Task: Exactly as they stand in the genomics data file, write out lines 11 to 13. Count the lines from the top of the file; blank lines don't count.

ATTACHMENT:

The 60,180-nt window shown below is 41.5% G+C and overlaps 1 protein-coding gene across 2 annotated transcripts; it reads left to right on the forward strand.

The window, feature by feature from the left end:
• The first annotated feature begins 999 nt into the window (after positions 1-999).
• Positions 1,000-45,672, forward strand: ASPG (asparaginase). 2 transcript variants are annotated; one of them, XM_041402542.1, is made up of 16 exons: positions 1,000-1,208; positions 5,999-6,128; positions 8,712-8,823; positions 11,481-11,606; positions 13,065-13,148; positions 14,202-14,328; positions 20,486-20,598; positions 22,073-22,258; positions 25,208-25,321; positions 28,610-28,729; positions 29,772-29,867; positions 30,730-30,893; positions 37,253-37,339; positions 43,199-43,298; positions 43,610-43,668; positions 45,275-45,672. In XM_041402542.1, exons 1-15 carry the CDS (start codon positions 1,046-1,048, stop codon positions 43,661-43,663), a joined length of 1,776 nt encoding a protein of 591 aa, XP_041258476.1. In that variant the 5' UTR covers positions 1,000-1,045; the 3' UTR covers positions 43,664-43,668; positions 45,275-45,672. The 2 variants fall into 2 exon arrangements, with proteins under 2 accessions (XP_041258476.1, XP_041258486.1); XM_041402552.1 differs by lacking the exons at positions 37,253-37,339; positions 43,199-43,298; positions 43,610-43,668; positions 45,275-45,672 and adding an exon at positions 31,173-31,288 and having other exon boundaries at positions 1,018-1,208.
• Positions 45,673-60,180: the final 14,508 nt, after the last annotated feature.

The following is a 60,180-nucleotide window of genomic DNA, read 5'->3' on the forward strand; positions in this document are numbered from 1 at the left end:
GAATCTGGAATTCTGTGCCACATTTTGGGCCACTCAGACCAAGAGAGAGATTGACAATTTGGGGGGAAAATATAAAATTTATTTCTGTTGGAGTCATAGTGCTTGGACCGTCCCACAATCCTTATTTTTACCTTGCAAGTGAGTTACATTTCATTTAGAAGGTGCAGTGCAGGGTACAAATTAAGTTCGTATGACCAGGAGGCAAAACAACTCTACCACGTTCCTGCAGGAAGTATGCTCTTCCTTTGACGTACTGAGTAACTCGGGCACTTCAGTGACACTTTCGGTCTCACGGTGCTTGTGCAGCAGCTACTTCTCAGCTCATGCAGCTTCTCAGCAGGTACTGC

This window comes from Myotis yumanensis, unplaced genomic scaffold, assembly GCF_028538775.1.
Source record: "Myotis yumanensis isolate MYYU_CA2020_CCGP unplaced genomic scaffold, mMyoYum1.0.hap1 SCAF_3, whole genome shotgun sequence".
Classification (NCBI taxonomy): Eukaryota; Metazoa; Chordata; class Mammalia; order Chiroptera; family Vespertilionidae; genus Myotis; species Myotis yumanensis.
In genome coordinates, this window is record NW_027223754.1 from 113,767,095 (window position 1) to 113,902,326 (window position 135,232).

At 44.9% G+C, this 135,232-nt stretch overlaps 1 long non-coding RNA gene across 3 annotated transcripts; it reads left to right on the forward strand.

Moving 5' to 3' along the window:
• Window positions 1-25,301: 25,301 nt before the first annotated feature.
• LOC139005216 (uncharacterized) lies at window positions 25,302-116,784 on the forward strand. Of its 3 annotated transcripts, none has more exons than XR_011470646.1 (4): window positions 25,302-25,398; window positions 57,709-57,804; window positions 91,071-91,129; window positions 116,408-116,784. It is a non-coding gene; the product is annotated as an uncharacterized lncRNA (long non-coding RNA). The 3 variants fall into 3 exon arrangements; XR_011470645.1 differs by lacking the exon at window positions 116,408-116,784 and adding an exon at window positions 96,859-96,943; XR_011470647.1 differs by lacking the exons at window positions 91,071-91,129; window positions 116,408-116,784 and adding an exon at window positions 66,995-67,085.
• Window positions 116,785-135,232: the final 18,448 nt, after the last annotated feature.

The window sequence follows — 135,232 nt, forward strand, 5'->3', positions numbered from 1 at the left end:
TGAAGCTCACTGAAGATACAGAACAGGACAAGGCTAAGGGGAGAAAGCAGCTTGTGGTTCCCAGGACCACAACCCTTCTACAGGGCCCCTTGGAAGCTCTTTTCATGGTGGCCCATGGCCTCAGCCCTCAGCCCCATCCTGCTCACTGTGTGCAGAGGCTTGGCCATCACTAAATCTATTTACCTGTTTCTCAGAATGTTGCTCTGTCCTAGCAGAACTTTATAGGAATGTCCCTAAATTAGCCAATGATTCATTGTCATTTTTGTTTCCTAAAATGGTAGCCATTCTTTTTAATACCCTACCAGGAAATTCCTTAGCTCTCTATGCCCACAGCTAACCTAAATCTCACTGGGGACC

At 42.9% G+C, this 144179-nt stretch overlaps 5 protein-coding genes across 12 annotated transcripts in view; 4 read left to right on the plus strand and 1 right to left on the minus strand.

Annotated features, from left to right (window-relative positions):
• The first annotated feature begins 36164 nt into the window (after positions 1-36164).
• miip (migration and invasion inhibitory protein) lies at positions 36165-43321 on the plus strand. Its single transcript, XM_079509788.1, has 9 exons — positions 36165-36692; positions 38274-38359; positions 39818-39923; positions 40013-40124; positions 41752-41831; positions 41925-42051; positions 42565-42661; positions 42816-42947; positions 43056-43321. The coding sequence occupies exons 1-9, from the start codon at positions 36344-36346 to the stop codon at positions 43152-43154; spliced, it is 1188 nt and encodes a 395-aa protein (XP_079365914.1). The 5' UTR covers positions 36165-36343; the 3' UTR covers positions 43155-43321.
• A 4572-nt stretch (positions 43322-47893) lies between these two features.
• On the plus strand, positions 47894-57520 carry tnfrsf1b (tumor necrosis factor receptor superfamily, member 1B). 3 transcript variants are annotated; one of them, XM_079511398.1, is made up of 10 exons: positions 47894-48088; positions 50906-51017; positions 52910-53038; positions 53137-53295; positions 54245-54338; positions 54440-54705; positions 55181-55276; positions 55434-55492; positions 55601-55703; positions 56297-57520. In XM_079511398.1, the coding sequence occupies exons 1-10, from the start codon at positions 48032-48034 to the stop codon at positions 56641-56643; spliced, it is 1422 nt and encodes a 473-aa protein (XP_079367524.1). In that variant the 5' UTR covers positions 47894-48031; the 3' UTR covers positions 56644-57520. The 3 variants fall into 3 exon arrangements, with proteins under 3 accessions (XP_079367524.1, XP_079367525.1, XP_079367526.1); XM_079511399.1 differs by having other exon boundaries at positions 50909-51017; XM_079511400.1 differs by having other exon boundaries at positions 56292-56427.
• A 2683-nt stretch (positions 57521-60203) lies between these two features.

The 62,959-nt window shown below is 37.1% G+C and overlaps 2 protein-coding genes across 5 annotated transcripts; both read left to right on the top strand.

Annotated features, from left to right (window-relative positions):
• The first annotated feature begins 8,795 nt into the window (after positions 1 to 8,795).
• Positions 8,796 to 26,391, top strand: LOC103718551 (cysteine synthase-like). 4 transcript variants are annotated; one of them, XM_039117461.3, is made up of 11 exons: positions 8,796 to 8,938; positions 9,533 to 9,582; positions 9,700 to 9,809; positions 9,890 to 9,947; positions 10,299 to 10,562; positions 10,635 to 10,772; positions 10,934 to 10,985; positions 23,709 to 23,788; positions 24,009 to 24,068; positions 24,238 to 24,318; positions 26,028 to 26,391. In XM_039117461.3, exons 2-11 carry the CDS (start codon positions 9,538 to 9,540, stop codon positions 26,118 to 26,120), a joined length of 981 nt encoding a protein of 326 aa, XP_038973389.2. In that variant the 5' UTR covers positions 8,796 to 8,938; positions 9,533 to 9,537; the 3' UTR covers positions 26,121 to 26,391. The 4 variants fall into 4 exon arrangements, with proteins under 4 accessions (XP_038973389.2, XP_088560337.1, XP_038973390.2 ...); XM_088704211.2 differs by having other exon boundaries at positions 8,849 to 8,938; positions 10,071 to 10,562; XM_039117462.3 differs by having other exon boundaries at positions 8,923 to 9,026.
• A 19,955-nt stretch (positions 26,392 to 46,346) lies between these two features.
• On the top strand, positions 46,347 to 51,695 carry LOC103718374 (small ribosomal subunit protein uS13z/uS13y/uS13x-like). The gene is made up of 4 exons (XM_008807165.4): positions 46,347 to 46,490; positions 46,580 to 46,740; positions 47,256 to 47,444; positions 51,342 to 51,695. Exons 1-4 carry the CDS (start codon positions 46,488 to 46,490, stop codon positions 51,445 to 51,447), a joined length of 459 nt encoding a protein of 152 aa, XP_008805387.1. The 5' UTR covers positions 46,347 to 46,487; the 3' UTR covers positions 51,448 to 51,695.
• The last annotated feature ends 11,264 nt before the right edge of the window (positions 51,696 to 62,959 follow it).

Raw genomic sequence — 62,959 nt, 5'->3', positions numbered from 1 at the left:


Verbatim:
In genome coordinates, this window is record NW_027223754.1 from 113,767,095 (window position 1) to 113,902,326 (window position 135,232).

At 44.9% G+C, this 135,232-nt stretch overlaps 1 long non-coding RNA gene across 3 annotated transcripts; it reads left to right on the forward strand.

Moving 5' to 3' along the window: